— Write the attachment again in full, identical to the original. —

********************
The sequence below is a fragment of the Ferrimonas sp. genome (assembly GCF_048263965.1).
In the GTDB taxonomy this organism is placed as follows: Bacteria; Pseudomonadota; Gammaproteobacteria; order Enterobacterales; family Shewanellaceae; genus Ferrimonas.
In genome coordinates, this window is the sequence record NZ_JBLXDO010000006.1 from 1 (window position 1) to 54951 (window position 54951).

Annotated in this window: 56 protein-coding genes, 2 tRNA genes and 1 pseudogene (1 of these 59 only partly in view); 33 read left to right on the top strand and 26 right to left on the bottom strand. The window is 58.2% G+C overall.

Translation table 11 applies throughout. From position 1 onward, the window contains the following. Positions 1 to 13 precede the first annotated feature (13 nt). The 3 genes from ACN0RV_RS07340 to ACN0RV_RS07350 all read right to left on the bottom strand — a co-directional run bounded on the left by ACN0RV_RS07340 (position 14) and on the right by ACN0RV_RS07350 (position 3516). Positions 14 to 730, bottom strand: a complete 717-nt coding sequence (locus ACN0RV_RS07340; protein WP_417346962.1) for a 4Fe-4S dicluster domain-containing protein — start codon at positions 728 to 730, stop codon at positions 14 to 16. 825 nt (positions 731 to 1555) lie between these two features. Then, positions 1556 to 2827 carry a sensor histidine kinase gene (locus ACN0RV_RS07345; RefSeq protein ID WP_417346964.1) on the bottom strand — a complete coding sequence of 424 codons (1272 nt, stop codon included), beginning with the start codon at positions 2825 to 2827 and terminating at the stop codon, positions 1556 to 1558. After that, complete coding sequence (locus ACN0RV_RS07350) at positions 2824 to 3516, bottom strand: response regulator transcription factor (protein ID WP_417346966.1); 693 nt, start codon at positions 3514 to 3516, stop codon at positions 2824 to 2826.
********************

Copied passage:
The sequence below is a fragment of the Ferrimonas sp. genome (assembly GCF_048263965.1).
In the GTDB taxonomy this organism is placed as follows: Bacteria; Pseudomonadota; Gammaproteobacteria; order Enterobacterales; family Shewanellaceae; genus Ferrimonas.
In genome coordinates, this window is the sequence record NZ_JBLXDO010000006.1 from 1 (window position 1) to 54951 (window position 54951).

Annotated in this window: 56 protein-coding genes, 2 tRNA genes and 1 pseudogene (1 of these 59 only partly in view); 33 read left to right on the top strand and 26 right to left on the bottom strand. The window is 58.2% G+C overall.

Translation table 11 applies throughout. From position 1 onward, the window contains the following. Positions 1 to 13 precede the first annotated feature (13 nt). The 3 genes from ACN0RV_RS07340 to ACN0RV_RS07350 all read right to left on the bottom strand — a co-directional run bounded on the left by ACN0RV_RS07340 (position 14) and on the right by ACN0RV_RS07350 (position 3516). Positions 14 to 730, bottom strand: a complete 717-nt coding sequence (locus ACN0RV_RS07340; protein WP_417346962.1) for a 4Fe-4S dicluster domain-containing protein — start codon at positions 728 to 730, stop codon at positions 14 to 16. 825 nt (positions 731 to 1555) lie between these two features. Then, positions 1556 to 2827 carry a sensor histidine kinase gene (locus ACN0RV_RS07345; RefSeq protein ID WP_417346964.1) on the bottom strand — a complete coding sequence of 424 codons (1272 nt, stop codon included), beginning with the start codon at positions 2825 to 2827 and terminating at the stop codon, positions 1556 to 1558. After that, complete coding sequence (locus ACN0RV_RS07350) at positions 2824 to 3516, bottom strand: response regulator transcription factor (protein ID WP_417346966.1); 693 nt, start codon at positions 3514 to 3516, stop codon at positions 2824 to 2826.